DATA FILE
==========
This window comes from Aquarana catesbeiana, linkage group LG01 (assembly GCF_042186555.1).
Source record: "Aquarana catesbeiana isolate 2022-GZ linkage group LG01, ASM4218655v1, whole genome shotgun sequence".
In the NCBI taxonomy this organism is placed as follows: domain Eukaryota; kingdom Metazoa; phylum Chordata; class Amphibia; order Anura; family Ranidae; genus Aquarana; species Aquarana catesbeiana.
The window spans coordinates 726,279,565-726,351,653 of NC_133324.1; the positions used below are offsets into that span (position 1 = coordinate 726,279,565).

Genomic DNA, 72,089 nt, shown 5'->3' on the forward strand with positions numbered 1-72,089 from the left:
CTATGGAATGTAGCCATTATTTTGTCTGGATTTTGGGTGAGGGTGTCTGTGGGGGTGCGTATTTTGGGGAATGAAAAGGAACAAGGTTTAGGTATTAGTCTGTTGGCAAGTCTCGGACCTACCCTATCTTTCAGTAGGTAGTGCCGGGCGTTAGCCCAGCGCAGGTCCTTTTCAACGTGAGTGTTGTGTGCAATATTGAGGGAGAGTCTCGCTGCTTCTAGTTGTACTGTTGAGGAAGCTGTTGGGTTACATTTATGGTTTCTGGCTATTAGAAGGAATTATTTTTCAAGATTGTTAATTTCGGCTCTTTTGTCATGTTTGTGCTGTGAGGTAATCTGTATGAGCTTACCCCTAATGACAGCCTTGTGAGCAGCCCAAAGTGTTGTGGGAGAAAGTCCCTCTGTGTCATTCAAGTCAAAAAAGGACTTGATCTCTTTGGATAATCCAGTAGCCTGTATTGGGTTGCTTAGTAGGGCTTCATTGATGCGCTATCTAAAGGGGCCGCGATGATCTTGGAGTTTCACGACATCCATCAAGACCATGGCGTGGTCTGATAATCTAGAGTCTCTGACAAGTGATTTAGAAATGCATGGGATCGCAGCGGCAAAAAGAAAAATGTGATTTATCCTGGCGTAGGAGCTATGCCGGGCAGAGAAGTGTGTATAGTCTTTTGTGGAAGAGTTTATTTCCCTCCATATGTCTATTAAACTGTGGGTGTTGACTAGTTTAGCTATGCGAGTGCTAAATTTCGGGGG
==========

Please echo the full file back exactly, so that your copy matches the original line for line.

This window comes from Aquarana catesbeiana, linkage group LG01 (assembly GCF_042186555.1).
Source record: "Aquarana catesbeiana isolate 2022-GZ linkage group LG01, ASM4218655v1, whole genome shotgun sequence".
In the NCBI taxonomy this organism is placed as follows: domain Eukaryota; kingdom Metazoa; phylum Chordata; class Amphibia; order Anura; family Ranidae; genus Aquarana; species Aquarana catesbeiana.
The window spans coordinates 726,279,565-726,351,653 of NC_133324.1; the positions used below are offsets into that span (position 1 = coordinate 726,279,565).

Genomic DNA, 72,089 nt, shown 5'->3' on the forward strand with positions numbered 1-72,089 from the left:
CTATGGAATGTAGCCATTATTTTGTCTGGATTTTGGGTGAGGGTGTCTGTGGGGGTGCGTATTTTGGGGAATGAAAAGGAACAAGGTTTAGGTATTAGTCTGTTGGCAAGTCTCGGACCTACCCTATCTTTCAGTAGGTAGTGCCGGGCGTTAGCCCAGCGCAGGTCCTTTTCAACGTGAGTGTTGTGTGCAATATTGAGGGAGAGTCTCGCTGCTTCTAGTTGTACTGTTGAGGAAGCTGTTGGGTTACATTTATGGTTTCTGGCTATTAGAAGGAATTATTTTTCAAGATTGTTAATTTCGGCTCTTTTGTCATGTTTGTGCTGTGAGGTAATCTGTATGAGCTTACCCCTAATGACAGCCTTGTGAGCAGCCCAAAGTGTTGTGGGAGAAAGTCCCTCTGTGTCATTCAAGTCAAAAAAGGACTTGATCTCTTTGGATAATCCAGTAGCCTGTATTGGGTTGCTTAGTAGGGCTTCATTGATGCGCTATCTAAAGGGGCCGCGATGATCTTGGAGTTTCACGACATCCATCAAGACCATGGCGTGGTCTGATAATCTAGAGTCTCTGACAAGTGATTTAGAAATGCATGGGATCGCAGCGGCAAAAAGAAAAATGTGATTTATCCTGGCGTAGGAGCTATGCCGGGCAGAGAAGTGTGTATAGTCTTTTGTGGAAGAGTTTATTTCCCTCCATATGTCTATTAAACTGTGGGTGTTGACTAGTTTAGCTATGCGAGTGCTAAATTTCGGGGG